Through the AFP, the Irani government stated that the U.S. was "false" to point to Iran as the mastermind behind the attack. Why did the U.S. point out Iran as the country behind the incident, even though Yemeni rebels claim they caused the attacks? The reason for this is that the Yemeni rebels are not well-versed in military (e.g., drone-controlled) technology. However, the main reason is that Yemeni rebels are supported by Iran in the ongoing Yemeni civil war. Most of the drones used in the attacks were burned, but analysis of the debris found that drone model candidate was Qasef-1. The Houthi claimed that they created the drone themselves, but after examining the various parts used, the inspectors assumed that the Yemeni militants modified Iran's drone model, Ababil-T (U.N. report of 2018). Also, an analysis of photos of the bombed Abqaiq oil processing facility, which were released by the U.S. government on September 15, reveals that the point of the drone's attack was on the facility’s North(-west) side. This, insists the U.S., suggests that Iran is likely to be the direction from which the drones flew in.
2. Endless Triangular Relationship – Saudi Arabia, Iran and the United States
The incidents at the Abqaiq oil processing facility and the Khurais oil field demonstrated the possibility of a Houthi air strike backed by the Irani government. The attacks also reveal the complacency with which people around the world have viewed drone technology. People have become poignantly aware of the global damage that can follow when vulnerable oil facilities are attacked. Yahya Sarea, a spokesman for the Houthi tribe in Yemen, warned, through the Beirut network, that the attack on September 14th had been coordinated by the people of Saudi Arabia and that they will continue to attack the country. As if in response, U.S. Defense Secretary Mark Esper said on September 20th that he would send troops to “strengthen Saudi Arabia’s air and missile defense.” As of yet, the size of the troop dispatch has not been set. On that day, U.S. President Trump expressed the view that high levels of sanctions could be imposed on Iran, but he hopes that physical conflict may be avoided. However, Iran’s position is that they will counteract any attack to them. Hossein Salami, a commander of Iran’s elite Revolutionary Guard, said, “We are fully prepared to face any attack.”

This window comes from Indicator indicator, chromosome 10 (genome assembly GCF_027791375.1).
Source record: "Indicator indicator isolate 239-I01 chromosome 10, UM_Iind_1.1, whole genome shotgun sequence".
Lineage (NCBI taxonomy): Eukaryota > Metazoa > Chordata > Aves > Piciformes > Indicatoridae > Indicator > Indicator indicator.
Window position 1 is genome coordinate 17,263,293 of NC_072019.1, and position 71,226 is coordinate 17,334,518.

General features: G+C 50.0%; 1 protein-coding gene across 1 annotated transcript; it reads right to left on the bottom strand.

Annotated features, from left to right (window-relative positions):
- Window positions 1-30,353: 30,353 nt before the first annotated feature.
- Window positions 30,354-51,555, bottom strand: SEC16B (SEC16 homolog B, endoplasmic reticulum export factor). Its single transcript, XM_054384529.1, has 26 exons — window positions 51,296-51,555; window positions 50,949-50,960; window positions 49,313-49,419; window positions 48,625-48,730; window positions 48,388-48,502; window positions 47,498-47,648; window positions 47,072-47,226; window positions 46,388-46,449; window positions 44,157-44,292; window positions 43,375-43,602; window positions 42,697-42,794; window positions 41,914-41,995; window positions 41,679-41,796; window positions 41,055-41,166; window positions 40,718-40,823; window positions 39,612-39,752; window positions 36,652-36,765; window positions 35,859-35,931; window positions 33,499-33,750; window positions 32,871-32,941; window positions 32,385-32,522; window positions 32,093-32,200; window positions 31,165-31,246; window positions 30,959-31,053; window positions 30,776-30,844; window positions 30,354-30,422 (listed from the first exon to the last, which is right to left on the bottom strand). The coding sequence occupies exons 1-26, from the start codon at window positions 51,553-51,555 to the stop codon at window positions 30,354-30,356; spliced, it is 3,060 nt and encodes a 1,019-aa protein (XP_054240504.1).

3. Where Did This Conflict Start From? Long-standing Enmity: Saudi Arabia and Iran
Both Saudi Arabia and Iran are Islamic countries, but the Saudis are mostly "Sunni Islam" while Iranians are mostly "Shia Islam". Saudi Arabia, historically considered the birthplace of Islam, considers itself the leader of the Middle East. In 1979, the Islamic Revolution brought the two countries into collision, with Iran adopting a revolutionary theocratic political regime. Iran’s political system is not based on the democratic principle of the people having the right to run the country, but rather on the authority of an invisible god embodied in the political power of a 12-member "Committee for the Protection of the Islamic Constitution" and the nation's supreme leader. After the Arab Spring (2010), Iran and Saudi Arabia have been vying for regional leadership, with each one trying to expand its influence in the Middle East. Rather than engaging in total war, the two countries have opted for a proxy war, which is well illustrated by the civil wars in Syria and Yemen. (The two countries are still engaged in proxy wars, focusing on Yemen.) In the case of the Yemeni civil war, the Saudi, receiving logistical support by Western forces, have formed allied forces which support the Yemeni government in carrying out air strikes against the Houthi rebels. Against this backdrop, the rebels have been conducting drone strikes on a natural gas facility in Shoaiba since last month. What the attacks make clear is that the strained relationship between Iran and Saudi Arabia is causing heightened the tensions in the Middle East and beyond.